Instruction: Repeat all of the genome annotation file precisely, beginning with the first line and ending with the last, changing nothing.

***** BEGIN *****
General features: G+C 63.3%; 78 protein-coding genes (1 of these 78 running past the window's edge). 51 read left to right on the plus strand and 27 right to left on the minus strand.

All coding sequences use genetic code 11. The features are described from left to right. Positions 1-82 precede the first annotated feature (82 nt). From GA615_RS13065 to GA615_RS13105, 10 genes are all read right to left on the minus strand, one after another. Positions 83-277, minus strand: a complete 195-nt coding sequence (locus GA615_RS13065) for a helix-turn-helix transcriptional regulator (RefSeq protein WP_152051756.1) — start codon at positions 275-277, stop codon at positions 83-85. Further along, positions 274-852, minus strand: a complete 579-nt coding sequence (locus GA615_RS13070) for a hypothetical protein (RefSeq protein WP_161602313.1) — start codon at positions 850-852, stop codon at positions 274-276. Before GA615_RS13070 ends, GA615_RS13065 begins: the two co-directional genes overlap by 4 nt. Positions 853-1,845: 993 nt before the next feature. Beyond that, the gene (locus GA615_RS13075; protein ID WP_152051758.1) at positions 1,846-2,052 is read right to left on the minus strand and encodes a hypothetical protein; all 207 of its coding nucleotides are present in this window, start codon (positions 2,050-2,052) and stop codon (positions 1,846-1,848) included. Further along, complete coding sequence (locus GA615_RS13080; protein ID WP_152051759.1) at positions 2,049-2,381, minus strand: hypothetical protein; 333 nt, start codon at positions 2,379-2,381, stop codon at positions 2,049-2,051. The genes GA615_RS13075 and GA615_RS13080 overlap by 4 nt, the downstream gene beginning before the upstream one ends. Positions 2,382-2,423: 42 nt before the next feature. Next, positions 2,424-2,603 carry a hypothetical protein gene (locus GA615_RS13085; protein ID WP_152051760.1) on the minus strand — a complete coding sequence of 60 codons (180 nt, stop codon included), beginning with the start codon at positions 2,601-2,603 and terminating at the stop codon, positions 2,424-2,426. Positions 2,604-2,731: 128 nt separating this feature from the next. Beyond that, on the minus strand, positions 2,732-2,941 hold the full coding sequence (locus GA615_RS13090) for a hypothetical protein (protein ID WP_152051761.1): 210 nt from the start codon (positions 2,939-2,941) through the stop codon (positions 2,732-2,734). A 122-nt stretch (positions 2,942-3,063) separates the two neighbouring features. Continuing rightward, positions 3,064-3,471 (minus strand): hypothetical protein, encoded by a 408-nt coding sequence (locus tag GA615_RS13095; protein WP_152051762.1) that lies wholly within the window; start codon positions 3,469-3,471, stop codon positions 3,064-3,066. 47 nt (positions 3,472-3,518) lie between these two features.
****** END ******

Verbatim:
General features: G+C 63.3%; 78 protein-coding genes (1 of these 78 running past the window's edge). 51 read left to right on the plus strand and 27 right to left on the minus strand.

All coding sequences use genetic code 11. The features are described from left to right. Positions 1-82 precede the first annotated feature (82 nt). From GA615_RS13065 to GA615_RS13105, 10 genes are all read right to left on the minus strand, one after another. Positions 83-277, minus strand: a complete 195-nt coding sequence (locus GA615_RS13065) for a helix-turn-helix transcriptional regulator (RefSeq protein WP_152051756.1) — start codon at positions 275-277, stop codon at positions 83-85. Further along, positions 274-852, minus strand: a complete 579-nt coding sequence (locus GA615_RS13070) for a hypothetical protein (RefSeq protein WP_161602313.1) — start codon at positions 850-852, stop codon at positions 274-276. Before GA615_RS13070 ends, GA615_RS13065 begins: the two co-directional genes overlap by 4 nt. Positions 853-1,845: 993 nt before the next feature. Beyond that, the gene (locus GA615_RS13075; protein ID WP_152051758.1) at positions 1,846-2,052 is read right to left on the minus strand and encodes a hypothetical protein; all 207 of its coding nucleotides are present in this window, start codon (positions 2,050-2,052) and stop codon (positions 1,846-1,848) included. Further along, complete coding sequence (locus GA615_RS13080; protein ID WP_152051759.1) at positions 2,049-2,381, minus strand: hypothetical protein; 333 nt, start codon at positions 2,379-2,381, stop codon at positions 2,049-2,051. The genes GA615_RS13075 and GA615_RS13080 overlap by 4 nt, the downstream gene beginning before the upstream one ends. Positions 2,382-2,423: 42 nt before the next feature. Next, positions 2,424-2,603 carry a hypothetical protein gene (locus GA615_RS13085; protein ID WP_152051760.1) on the minus strand — a complete coding sequence of 60 codons (180 nt, stop codon included), beginning with the start codon at positions 2,601-2,603 and terminating at the stop codon, positions 2,424-2,426. Positions 2,604-2,731: 128 nt separating this feature from the next. Beyond that, on the minus strand, positions 2,732-2,941 hold the full coding sequence (locus GA615_RS13090) for a hypothetical protein (protein ID WP_152051761.1): 210 nt from the start codon (positions 2,939-2,941) through the stop codon (positions 2,732-2,734). A 122-nt stretch (positions 2,942-3,063) separates the two neighbouring features. Continuing rightward, positions 3,064-3,471 (minus strand): hypothetical protein, encoded by a 408-nt coding sequence (locus tag GA615_RS13095; protein WP_152051762.1) that lies wholly within the window; start codon positions 3,469-3,471, stop codon positions 3,064-3,066. 47 nt (positions 3,472-3,518) lie between these two features.